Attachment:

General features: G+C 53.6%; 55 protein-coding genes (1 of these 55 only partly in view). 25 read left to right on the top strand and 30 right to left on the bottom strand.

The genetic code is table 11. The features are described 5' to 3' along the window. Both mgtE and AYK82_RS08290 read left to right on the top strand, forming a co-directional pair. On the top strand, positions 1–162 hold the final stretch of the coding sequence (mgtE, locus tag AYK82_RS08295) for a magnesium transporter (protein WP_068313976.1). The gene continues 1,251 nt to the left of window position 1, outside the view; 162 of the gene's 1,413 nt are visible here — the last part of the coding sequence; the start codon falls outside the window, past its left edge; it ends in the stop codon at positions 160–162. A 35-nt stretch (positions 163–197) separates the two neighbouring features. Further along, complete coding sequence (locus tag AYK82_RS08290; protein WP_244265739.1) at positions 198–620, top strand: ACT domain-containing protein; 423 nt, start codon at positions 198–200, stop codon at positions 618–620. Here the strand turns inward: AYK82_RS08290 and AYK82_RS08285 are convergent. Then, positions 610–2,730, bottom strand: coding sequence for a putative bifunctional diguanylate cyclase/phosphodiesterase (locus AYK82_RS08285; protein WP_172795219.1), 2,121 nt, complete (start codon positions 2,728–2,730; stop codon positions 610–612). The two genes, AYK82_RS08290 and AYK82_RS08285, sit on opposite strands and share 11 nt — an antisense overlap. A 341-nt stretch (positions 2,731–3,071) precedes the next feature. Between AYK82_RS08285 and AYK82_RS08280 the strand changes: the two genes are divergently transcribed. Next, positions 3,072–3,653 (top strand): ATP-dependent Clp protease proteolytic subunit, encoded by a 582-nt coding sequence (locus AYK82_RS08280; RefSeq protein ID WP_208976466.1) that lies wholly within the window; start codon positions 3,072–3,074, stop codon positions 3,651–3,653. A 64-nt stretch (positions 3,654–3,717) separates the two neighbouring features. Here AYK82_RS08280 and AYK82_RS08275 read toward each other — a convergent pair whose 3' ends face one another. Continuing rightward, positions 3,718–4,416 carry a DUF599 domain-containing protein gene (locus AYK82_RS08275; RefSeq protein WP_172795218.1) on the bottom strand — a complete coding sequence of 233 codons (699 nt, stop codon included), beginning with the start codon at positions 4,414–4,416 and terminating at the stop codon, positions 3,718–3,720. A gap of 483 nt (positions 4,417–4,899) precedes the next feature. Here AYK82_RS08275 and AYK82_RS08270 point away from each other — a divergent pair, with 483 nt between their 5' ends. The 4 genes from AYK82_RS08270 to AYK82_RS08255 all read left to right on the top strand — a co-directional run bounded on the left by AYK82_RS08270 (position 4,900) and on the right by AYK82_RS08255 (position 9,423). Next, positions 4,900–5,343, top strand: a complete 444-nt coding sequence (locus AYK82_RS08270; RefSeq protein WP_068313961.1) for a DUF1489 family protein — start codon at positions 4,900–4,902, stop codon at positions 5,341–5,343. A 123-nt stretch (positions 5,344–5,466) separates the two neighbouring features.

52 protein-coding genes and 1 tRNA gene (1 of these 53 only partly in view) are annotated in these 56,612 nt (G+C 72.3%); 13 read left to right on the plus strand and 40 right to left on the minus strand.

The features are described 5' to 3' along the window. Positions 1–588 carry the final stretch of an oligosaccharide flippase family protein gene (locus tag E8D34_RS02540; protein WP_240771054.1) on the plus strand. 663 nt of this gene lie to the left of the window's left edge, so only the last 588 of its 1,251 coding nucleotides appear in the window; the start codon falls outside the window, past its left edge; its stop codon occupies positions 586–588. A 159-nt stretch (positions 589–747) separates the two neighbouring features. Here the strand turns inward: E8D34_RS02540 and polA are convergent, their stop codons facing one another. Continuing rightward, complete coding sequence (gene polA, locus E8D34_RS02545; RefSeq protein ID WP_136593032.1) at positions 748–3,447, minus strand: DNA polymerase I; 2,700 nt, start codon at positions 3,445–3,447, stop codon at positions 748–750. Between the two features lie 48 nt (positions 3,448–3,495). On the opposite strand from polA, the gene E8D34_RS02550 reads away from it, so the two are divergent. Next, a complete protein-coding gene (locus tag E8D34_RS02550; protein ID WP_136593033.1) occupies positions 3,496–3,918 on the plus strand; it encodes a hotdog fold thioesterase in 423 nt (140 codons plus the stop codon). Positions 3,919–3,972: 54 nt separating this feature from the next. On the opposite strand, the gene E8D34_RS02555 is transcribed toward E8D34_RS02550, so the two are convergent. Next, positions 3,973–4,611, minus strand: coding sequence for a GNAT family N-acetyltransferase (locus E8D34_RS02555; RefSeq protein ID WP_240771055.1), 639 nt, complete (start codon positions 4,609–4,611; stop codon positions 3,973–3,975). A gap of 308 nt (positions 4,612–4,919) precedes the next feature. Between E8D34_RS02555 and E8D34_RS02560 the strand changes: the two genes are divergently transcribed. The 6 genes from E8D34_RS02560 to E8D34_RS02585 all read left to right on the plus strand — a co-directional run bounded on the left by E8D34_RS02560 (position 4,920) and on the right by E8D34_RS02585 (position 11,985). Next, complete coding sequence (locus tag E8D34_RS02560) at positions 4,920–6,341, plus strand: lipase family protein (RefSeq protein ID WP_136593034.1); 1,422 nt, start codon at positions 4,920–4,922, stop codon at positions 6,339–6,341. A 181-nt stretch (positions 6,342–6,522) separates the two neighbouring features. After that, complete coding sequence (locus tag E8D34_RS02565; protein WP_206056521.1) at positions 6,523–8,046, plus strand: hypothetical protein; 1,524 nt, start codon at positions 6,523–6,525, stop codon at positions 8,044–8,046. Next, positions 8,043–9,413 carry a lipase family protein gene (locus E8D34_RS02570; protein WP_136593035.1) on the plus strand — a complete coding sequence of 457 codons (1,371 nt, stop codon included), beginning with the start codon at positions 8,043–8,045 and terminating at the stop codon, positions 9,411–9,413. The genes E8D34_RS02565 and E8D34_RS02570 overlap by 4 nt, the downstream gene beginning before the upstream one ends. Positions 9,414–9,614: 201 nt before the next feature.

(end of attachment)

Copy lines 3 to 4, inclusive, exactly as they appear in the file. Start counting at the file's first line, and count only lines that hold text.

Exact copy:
52 protein-coding genes and 1 tRNA gene (1 of these 53 only partly in view) are annotated in these 56,612 nt (G+C 72.3%); 13 read left to right on the plus strand and 40 right to left on the minus strand.

The features are described 5' to 3' along the window. Positions 1–588 carry the final stretch of an oligosaccharide flippase family protein gene (locus tag E8D34_RS02540; protein WP_240771054.1) on the plus strand. 663 nt of this gene lie to the left of the window's left edge, so only the last 588 of its 1,251 coding nucleotides appear in the window; the start codon falls outside the window, past its left edge; its stop codon occupies positions 586–588. A 159-nt stretch (positions 589–747) separates the two neighbouring features. Here the strand turns inward: E8D34_RS02540 and polA are convergent, their stop codons facing one another. Continuing rightward, complete coding sequence (gene polA, locus E8D34_RS02545; RefSeq protein ID WP_136593032.1) at positions 748–3,447, minus strand: DNA polymerase I; 2,700 nt, start codon at positions 3,445–3,447, stop codon at positions 748–750. Between the two features lie 48 nt (positions 3,448–3,495). On the opposite strand from polA, the gene E8D34_RS02550 reads away from it, so the two are divergent. Next, a complete protein-coding gene (locus tag E8D34_RS02550; protein ID WP_136593033.1) occupies positions 3,496–3,918 on the plus strand; it encodes a hotdog fold thioesterase in 423 nt (140 codons plus the stop codon). Positions 3,919–3,972: 54 nt separating this feature from the next. On the opposite strand, the gene E8D34_RS02555 is transcribed toward E8D34_RS02550, so the two are convergent. Next, positions 3,973–4,611, minus strand: coding sequence for a GNAT family N-acetyltransferase (locus E8D34_RS02555; RefSeq protein ID WP_240771055.1), 639 nt, complete (start codon positions 4,609–4,611; stop codon positions 3,973–3,975). A gap of 308 nt (positions 4,612–4,919) precedes the next feature. Between E8D34_RS02555 and E8D34_RS02560 the strand changes: the two genes are divergently transcribed. The 6 genes from E8D34_RS02560 to E8D34_RS02585 all read left to right on the plus strand — a co-directional run bounded on the left by E8D34_RS02560 (position 4,920) and on the right by E8D34_RS02585 (position 11,985). Next, complete coding sequence (locus tag E8D34_RS02560) at positions 4,920–6,341, plus strand: lipase family protein (RefSeq protein ID WP_136593034.1); 1,422 nt, start codon at positions 4,920–4,922, stop codon at positions 6,339–6,341. A 181-nt stretch (positions 6,342–6,522) separates the two neighbouring features. After that, complete coding sequence (locus tag E8D34_RS02565; protein WP_206056521.1) at positions 6,523–8,046, plus strand: hypothetical protein; 1,524 nt, start codon at positions 6,523–6,525, stop codon at positions 8,044–8,046. Next, positions 8,043–9,413 carry a lipase family protein gene (locus E8D34_RS02570; protein WP_136593035.1) on the plus strand — a complete coding sequence of 457 codons (1,371 nt, stop codon included), beginning with the start codon at positions 8,043–8,045 and terminating at the stop codon, positions 9,411–9,413. The genes E8D34_RS02565 and E8D34_RS02570 overlap by 4 nt, the downstream gene beginning before the upstream one ends. Positions 9,414–9,614: 201 nt before the next feature.